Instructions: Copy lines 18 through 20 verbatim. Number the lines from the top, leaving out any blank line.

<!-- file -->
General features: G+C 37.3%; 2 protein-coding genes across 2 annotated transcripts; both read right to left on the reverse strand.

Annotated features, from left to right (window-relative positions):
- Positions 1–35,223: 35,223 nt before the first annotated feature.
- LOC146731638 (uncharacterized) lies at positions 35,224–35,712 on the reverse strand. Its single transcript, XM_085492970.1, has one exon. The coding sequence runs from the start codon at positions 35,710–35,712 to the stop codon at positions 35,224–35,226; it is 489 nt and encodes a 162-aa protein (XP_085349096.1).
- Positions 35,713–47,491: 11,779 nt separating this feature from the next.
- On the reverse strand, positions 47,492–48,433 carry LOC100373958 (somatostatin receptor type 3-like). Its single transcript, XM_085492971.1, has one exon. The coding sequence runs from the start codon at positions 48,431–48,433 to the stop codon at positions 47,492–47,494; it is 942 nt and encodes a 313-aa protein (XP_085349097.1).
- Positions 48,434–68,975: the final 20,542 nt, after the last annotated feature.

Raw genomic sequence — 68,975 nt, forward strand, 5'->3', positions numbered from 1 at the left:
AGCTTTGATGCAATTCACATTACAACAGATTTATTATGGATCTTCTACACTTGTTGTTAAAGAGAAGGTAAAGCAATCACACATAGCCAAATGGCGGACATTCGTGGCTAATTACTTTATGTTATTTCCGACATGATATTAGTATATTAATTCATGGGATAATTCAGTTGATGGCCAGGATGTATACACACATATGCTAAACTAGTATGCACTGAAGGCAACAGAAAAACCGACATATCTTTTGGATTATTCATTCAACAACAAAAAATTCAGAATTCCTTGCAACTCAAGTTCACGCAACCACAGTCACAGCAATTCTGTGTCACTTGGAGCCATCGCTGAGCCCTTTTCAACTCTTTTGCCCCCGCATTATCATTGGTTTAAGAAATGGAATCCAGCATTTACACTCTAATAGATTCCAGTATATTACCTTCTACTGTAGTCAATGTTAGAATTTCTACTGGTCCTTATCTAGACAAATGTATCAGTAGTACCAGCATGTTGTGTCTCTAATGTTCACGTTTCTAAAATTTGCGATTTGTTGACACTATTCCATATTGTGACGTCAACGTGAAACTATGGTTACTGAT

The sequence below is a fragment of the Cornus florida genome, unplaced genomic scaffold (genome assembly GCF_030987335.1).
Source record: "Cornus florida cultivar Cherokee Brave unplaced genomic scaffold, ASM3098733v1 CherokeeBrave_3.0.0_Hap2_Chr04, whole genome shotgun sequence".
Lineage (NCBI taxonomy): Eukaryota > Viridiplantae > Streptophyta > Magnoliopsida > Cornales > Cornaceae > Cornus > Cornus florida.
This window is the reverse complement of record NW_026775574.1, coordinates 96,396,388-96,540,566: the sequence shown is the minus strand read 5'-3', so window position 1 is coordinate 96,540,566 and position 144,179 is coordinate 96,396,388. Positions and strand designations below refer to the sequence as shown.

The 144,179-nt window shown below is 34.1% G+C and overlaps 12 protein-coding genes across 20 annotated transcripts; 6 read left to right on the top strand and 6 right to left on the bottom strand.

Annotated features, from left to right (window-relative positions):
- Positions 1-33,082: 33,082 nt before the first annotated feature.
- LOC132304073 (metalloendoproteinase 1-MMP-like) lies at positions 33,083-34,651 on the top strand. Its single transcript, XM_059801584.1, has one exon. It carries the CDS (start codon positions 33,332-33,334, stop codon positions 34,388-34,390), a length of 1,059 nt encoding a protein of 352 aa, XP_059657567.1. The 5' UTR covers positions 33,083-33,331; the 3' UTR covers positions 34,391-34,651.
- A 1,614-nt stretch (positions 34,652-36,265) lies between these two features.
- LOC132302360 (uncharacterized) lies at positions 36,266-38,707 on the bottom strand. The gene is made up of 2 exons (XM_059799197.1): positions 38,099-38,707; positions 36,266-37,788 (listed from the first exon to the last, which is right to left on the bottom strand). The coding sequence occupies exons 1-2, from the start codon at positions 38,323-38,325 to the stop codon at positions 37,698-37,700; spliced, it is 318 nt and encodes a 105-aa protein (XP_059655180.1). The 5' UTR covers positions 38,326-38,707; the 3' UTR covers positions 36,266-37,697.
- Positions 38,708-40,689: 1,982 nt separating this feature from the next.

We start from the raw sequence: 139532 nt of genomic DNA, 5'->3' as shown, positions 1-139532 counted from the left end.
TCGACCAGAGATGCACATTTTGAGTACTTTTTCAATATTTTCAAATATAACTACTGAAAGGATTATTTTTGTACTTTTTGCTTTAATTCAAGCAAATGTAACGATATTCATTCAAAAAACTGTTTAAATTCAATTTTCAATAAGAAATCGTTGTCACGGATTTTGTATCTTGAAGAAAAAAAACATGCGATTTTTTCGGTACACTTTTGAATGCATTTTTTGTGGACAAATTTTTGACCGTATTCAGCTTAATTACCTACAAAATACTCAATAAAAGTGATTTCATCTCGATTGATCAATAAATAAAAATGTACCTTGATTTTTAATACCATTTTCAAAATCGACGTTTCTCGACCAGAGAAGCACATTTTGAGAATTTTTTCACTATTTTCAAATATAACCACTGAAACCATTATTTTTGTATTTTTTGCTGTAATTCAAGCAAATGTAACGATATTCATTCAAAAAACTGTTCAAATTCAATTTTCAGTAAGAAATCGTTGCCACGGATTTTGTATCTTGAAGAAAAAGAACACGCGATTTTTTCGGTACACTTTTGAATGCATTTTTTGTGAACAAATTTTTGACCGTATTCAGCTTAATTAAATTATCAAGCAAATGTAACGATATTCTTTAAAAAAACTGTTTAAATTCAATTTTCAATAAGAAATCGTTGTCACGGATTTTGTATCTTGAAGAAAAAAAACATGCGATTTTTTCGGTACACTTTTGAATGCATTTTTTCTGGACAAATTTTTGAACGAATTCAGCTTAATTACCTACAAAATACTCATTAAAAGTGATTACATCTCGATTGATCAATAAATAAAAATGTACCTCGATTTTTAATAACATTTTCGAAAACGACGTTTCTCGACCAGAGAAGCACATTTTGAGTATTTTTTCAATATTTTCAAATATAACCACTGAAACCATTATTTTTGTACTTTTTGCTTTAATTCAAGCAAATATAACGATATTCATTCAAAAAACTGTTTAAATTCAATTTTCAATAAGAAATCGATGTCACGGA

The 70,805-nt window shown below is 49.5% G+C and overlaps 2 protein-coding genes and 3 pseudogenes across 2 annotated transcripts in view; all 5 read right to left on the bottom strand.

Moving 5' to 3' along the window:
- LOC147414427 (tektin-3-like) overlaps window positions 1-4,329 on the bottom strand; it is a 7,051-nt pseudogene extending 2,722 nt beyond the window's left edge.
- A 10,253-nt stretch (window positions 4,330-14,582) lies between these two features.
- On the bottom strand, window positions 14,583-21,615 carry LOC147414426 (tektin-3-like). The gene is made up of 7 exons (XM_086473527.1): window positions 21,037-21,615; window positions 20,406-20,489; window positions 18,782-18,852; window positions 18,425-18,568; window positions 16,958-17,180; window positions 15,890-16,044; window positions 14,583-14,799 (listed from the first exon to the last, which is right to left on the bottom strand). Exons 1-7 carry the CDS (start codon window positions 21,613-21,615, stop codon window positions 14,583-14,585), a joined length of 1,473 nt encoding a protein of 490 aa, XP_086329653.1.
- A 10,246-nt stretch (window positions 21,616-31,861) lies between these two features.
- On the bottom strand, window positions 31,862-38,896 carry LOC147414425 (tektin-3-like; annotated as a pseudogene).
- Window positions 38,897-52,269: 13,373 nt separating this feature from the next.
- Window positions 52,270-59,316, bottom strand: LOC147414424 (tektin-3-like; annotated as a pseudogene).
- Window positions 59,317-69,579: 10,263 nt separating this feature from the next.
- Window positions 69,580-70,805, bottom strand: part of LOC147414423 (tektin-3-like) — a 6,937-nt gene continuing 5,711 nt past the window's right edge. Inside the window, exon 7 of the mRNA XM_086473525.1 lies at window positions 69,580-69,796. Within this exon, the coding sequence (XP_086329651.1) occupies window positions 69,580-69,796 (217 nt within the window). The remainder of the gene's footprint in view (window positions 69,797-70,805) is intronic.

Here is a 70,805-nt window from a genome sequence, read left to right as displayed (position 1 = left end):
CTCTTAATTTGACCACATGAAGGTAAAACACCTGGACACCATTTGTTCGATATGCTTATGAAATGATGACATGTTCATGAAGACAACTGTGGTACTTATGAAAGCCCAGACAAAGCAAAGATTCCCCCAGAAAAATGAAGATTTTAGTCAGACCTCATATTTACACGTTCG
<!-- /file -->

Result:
- A 1,614-nt stretch (positions 34,652-36,265) lies between these two features.
- LOC132302360 (uncharacterized) lies at positions 36,266-38,707 on the bottom strand. The gene is made up of 2 exons (XM_059799197.1): positions 38,099-38,707; positions 36,266-37,788 (listed from the first exon to the last, which is right to left on the bottom strand). The coding sequence occupies exons 1-2, from the start codon at positions 38,323-38,325 to the stop codon at positions 37,698-37,700; spliced, it is 318 nt and encodes a 105-aa protein (XP_059655180.1). The 5' UTR covers positions 38,326-38,707; the 3' UTR covers positions 36,266-37,697.
- Positions 38,708-40,689: 1,982 nt separating this feature from the next.